is there and 'official' feminist view on prostitution? and what is it?

(184 Posts)
ohnoitshimagain Fri 27-Dec-13 09:48:26

hi, just signed up and want to get to the bottom of this issue

ok, I'm sure there's not an official view as such, but how about a consensus or just your own personal view on this topic

1. Should prostitution be fully legalised including brothels?

I believe it should in the modern day, because of freedom

and I'm talking here about female prostitutes and male clients

hope to hear some responses, thanks, btw I"m a man

OneHolyCow Fri 27-Dec-13 10:01:21

No consensus.
What do you mean freedom, for whom?
It sounds so easy like that, freedom and modern as the key words and hey, how could we disagree?
Well. We can.

Pragmatically, we could say that as long as prostitution exists, the safety of the women (and men, why exclude them? Boys are vulnerable on the streets too you know) is paramount and therefore it would maybe be preferable to have a place where they can rest, get medical checks, have a chat, be looked after by each other and have access to social workers, get refrerred to methadone clinics or what have you. Likewise, for the unaddicted, it would be safer to work in a club than to just rely on a pimp or work from home or the street.

Ideally though, in the perfect world, there would be no such thing as prostitution. It commodifies people, it is degrading. So why not work towards rooting it out now? In order to discourage it, push it out of the city, do not legalise it and criminalise in stead.

Usually, people tend to lean one way or the other I guess, ending up somewhere on a scale between these.

ohnoitshimagain Fri 27-Dec-13 10:07:27

ok, I agree with you about making it safer for the women, and healthier etc.. with them having a safe place to work in , and yes, the same if they were male prostitutes.

but eradicate it? surely that is not possible as it's a human nature thing?

meaning that there will always be men willing to pay, and women wanting to earn the money from it, is that so wrong anyway?

OneHolyCow Fri 27-Dec-13 10:11:28

Sex is human nature, sex for money isn't.
Look, I'm not going to explain why money corrupts. I've not enough time. Look up some Michael Sandel on youtube, his Justice series is good. Money does not make stuff right, consent doesn't either.

Thegrinchishere Fri 27-Dec-13 10:19:49

Oh knob off ohno bored of the football all ready???

scaevola Fri 27-Dec-13 10:21:09

I don't think there's an "official" "feminist" view on anything really. It's a basic misconception to think it is any ordinary sense unified as an organisation. Yes, there is a basic underpinning sine qua non of promotion of gender-blind fairness. But a huge range of approaches to that, many of which are culture-specific.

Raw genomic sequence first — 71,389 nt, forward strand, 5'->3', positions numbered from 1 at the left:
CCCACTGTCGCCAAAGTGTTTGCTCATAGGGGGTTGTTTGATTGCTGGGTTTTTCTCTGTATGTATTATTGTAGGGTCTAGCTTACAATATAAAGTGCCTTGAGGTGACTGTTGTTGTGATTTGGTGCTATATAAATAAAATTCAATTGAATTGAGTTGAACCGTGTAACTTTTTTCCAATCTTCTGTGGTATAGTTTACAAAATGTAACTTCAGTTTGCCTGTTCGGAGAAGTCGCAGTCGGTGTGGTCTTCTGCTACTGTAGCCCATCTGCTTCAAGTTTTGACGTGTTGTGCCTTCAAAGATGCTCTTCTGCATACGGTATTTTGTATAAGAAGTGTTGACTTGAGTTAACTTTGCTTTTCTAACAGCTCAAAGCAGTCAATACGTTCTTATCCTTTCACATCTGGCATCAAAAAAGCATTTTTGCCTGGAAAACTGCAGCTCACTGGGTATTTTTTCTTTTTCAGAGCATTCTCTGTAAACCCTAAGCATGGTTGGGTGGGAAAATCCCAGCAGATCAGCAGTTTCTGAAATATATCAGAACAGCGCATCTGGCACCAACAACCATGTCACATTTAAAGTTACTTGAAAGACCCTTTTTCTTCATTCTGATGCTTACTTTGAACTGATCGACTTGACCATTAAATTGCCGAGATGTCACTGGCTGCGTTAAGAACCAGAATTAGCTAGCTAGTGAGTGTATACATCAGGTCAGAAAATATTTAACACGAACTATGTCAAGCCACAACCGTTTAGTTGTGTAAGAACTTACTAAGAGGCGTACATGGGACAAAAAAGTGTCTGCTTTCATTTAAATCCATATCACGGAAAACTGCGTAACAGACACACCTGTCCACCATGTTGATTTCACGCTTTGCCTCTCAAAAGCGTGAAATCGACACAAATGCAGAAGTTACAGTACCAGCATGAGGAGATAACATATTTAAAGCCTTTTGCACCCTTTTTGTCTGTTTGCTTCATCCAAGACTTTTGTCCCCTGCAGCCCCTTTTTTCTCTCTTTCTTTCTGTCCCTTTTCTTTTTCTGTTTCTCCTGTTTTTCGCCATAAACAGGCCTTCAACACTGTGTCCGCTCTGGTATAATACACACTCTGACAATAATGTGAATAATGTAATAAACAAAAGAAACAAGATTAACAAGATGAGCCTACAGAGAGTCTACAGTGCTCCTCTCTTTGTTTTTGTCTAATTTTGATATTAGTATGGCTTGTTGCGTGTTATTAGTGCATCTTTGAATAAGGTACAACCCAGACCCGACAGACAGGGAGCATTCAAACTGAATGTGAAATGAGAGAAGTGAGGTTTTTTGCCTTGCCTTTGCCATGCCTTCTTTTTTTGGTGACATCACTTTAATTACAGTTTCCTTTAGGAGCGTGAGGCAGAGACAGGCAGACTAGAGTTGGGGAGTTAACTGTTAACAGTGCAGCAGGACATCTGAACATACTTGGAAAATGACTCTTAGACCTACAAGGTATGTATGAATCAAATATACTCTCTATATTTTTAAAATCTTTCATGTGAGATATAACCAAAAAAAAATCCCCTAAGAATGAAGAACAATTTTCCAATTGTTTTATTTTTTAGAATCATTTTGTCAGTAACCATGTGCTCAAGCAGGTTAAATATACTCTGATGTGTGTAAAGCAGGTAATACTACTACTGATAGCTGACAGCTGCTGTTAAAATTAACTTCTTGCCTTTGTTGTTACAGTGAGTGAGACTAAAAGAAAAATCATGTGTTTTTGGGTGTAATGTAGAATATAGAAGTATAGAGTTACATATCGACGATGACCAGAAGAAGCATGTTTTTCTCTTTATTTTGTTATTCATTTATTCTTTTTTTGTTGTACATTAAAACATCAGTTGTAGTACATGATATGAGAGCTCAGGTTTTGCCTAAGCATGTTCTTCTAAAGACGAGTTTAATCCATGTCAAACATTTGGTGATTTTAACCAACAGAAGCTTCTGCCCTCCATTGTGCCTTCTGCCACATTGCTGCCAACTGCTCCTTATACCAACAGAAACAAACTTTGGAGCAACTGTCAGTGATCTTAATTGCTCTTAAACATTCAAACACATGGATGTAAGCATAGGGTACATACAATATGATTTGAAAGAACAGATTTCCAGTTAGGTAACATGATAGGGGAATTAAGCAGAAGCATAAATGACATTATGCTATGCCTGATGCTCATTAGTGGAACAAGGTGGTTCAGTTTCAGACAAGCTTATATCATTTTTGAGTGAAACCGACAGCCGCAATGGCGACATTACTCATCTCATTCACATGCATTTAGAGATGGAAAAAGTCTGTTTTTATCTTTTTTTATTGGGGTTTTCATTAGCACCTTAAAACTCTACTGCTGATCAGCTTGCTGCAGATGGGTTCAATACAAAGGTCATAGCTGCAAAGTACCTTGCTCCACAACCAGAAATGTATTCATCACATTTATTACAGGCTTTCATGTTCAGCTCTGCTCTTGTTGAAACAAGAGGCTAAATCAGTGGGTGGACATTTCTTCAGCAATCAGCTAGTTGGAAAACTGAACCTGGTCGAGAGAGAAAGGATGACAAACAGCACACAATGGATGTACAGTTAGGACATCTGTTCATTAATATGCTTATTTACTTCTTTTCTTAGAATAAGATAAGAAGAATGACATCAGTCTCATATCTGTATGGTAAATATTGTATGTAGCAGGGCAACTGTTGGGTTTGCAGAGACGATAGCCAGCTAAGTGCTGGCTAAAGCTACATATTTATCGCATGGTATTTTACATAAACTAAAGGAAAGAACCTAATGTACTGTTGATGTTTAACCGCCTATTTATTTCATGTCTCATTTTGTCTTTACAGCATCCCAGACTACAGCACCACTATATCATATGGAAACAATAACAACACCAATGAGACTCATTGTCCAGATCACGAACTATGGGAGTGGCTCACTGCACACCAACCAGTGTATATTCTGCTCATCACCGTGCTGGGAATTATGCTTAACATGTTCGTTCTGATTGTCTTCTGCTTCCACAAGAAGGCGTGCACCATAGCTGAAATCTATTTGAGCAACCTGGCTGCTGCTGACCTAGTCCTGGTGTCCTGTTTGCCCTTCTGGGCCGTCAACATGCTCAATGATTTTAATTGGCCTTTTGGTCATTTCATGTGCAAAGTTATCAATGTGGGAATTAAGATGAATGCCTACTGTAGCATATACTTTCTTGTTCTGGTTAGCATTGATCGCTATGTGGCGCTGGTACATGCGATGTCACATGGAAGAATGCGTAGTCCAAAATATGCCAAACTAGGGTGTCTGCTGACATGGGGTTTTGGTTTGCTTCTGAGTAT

For example, is OP's question looking at brothels in Abuja or an independent escort in a basically safe European country?

Branleuse Fri 27-Dec-13 10:32:03

no there isn't a feminist opinion on it.

feminists are all sorts of people

TheDoctrineOfSanta Fri 27-Dec-13 11:13:25

Have you used prostitutes, OP?

If so, why?

If not, why not?

NotCitrus Fri 27-Dec-13 13:04:35

There's no consensus.
There's agreement that prostitutes are often at risk from their clients and others.
That's about it - some feminists and also some very unfeminist repressive types say sex work is inherently degrading. Others, also including some feminists, say it may often be degrading in practice but isn't inherently more degrading than say cockle-picking, podiatry, or a minimum wage job.

Even when people agree to take a pragmatic approach and acknowledge neither supply nor demand are going to vanish overnight, so let's try to improve things for current sex workers while possibly reducing demand, there's huge disagreement on ways to do that - some are in favour of banning using a prostitute (possibly while being legal to be one), others, often including the sex workers themselves, say that actually put them more at risk from their clients and just pushes the business underground away from police protection.

Where prostitution is a last resort, what happens if that last resort option is removed?

What Are your motives OP?

Are you writing a paper?

You sound very young

WhentheRed Fri 27-Dec-13 17:43:28

What do you mean by "freedom" OP?

There are many aspects to prostitution. I, for one, do not condone the practice of prostitution, on many levels. I don't recognise it as a practice freely chosen by women.

In the debates, there is a lot of loose language being bandied about without any recognition of what each term actually means.

For instance, I challenge the very notion of it being called "sex". The notion of sex in prostitution is not that same as any form of consensual sex that I would recognise. Sex within prostitution is sex for the purpose of gratifying men, without regard to the woman. The woman's desires are irrelevant. It is man pleasing sex. That is not a definition of sex I will ever condone.

I am old enough to have been raised in a general climate where sex was a woman's duty to her husband. She had no expectation of enjoying sex and "Lie back and think of England" was still used. The women's liberation movement changed all that and freed women from the suppression of their sexual desires.

We still have to fight against the idea that women have no right to enjoy sex (the sexist chantings of university students still belie the idea that men don't care about women's sexual desires).